buy when it snows, sell when it goes

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English[edit]

Alternative forms[edit]

Proverb[edit]

buy when it snows, sell when it goes

  1. (business, stock market, chiefly northern US and Canada) Stock market securities can be expected to increase in value to a greater degree in the cold winter months from November through April than in the warm months from May through October, and profit-minded investors should manage their portfolios accordingly.
    • 2007 May 10, Peter McKenzie-Brown, "Sell in May and Stay Away!," Language Matters (retrieved 13 Oct 2015):
      There is a phenomenon in stock market investment known as "seasonality." In Canada we sometimes summarize it with the epithet "Buy when it snows, sell when it goes."
    • 2010 Oct. 21, Paul Marshman, "Buy when it snows, sell when it goes!," Toronto Star (Canada) (retrieved 13 Oct 2015):
      Most years, he says, investors can make money by simply holding broad indices, such as the S&P 500 and Canada's S&P/TSX Composite, from Oct. 28 to May 5, when they tend to make most of their gains, and then selling. If that's too hard to remember, Vialoux has a handy catch phrase: “Buy when it snows! Sell when it goes!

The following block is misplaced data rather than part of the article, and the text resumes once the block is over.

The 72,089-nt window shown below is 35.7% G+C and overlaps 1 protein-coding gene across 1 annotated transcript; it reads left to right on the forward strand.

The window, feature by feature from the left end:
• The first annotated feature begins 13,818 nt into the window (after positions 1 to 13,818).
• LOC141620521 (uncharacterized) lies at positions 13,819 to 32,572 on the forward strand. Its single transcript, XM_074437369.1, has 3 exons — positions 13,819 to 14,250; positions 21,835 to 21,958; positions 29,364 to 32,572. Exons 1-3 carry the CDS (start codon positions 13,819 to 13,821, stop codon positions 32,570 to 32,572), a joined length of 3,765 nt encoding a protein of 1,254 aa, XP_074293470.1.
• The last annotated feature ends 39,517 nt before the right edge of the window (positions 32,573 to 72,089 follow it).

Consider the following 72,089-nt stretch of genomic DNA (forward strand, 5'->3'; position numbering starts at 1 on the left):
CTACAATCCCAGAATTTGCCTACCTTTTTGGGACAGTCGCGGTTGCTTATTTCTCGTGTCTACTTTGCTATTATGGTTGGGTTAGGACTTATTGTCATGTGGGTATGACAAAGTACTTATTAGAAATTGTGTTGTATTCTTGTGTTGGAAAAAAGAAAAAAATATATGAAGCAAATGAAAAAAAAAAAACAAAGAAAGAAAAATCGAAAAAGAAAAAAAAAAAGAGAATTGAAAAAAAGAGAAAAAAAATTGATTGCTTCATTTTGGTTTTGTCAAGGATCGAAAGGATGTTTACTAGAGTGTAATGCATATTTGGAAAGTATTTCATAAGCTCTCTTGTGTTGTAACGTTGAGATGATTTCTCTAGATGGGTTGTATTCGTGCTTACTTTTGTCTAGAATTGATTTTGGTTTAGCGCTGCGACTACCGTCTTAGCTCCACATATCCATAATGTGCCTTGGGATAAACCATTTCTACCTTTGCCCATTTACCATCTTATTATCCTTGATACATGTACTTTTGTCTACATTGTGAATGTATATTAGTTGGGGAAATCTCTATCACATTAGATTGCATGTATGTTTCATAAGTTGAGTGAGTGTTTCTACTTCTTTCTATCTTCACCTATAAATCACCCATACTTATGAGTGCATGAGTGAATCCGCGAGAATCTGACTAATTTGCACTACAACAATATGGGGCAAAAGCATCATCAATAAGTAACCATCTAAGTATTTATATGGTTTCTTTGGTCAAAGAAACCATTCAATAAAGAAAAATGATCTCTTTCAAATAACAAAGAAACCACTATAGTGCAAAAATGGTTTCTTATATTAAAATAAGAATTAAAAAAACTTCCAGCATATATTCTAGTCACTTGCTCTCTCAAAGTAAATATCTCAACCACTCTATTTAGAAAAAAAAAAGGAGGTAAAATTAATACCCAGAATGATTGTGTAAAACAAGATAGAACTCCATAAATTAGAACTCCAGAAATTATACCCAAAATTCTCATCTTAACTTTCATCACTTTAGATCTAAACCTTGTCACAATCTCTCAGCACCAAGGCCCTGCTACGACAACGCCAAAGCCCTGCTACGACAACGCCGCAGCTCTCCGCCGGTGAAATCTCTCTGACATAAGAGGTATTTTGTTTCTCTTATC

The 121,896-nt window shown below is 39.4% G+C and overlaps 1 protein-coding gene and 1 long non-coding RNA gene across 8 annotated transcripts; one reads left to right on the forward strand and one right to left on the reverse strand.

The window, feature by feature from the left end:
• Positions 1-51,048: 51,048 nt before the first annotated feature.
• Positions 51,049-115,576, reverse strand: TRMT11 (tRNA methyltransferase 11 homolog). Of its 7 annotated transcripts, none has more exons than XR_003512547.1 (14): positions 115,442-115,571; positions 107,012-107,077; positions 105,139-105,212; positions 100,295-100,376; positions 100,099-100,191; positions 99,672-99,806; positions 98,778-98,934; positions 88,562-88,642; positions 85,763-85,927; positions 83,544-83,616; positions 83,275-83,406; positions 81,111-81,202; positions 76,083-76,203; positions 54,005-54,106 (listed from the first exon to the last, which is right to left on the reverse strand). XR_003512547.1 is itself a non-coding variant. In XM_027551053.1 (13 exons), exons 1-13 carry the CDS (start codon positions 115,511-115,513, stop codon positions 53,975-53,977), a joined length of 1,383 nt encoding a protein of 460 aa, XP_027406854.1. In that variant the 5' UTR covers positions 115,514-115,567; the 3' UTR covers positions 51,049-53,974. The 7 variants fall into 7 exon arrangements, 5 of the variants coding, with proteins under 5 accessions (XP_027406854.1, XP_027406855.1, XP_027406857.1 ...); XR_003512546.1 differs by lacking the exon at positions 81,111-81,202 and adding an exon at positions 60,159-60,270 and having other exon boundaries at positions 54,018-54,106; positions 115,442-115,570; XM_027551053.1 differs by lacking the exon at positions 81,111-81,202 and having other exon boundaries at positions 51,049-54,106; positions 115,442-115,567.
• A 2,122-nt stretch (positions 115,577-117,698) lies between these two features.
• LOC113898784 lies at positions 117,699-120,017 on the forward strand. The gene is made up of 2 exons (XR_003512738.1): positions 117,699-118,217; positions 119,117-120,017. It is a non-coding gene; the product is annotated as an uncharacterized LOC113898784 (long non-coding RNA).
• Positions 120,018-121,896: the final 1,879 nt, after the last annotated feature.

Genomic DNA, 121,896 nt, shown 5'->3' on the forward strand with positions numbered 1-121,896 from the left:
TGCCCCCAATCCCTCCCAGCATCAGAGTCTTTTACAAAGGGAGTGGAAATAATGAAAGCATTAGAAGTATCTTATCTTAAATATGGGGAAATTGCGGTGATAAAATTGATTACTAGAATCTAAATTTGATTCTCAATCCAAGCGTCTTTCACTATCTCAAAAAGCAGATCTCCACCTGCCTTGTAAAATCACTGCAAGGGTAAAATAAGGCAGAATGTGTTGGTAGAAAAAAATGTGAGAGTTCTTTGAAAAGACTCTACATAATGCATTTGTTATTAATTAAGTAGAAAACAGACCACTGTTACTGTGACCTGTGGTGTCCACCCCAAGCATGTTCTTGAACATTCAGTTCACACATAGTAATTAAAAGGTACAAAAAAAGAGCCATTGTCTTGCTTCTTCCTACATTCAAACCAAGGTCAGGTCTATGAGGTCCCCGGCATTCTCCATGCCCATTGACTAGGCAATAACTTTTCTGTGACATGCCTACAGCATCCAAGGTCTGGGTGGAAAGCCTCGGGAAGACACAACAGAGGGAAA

• 2012 Nov. 3, Robin Goodwin Blumenthal, "Season for Stocks: Let It Snow, Let It Snow?," Barron's (retrieved 13 Oct 2015):
      According to Carlo R. Besenius, CEO of Creative Global Investments in Luxembourg, the trade, known as "buy when it snows, sell when it goes," was profitable in 53 of the past 61 periods. In a recent note, he pointed out that Munich, Geneva, Luxembourg, and Calgary had their first snowfall on Sunday, Oct. 28. He credits annual recurring events such as transactions for tax purposes and the holidays, among others.

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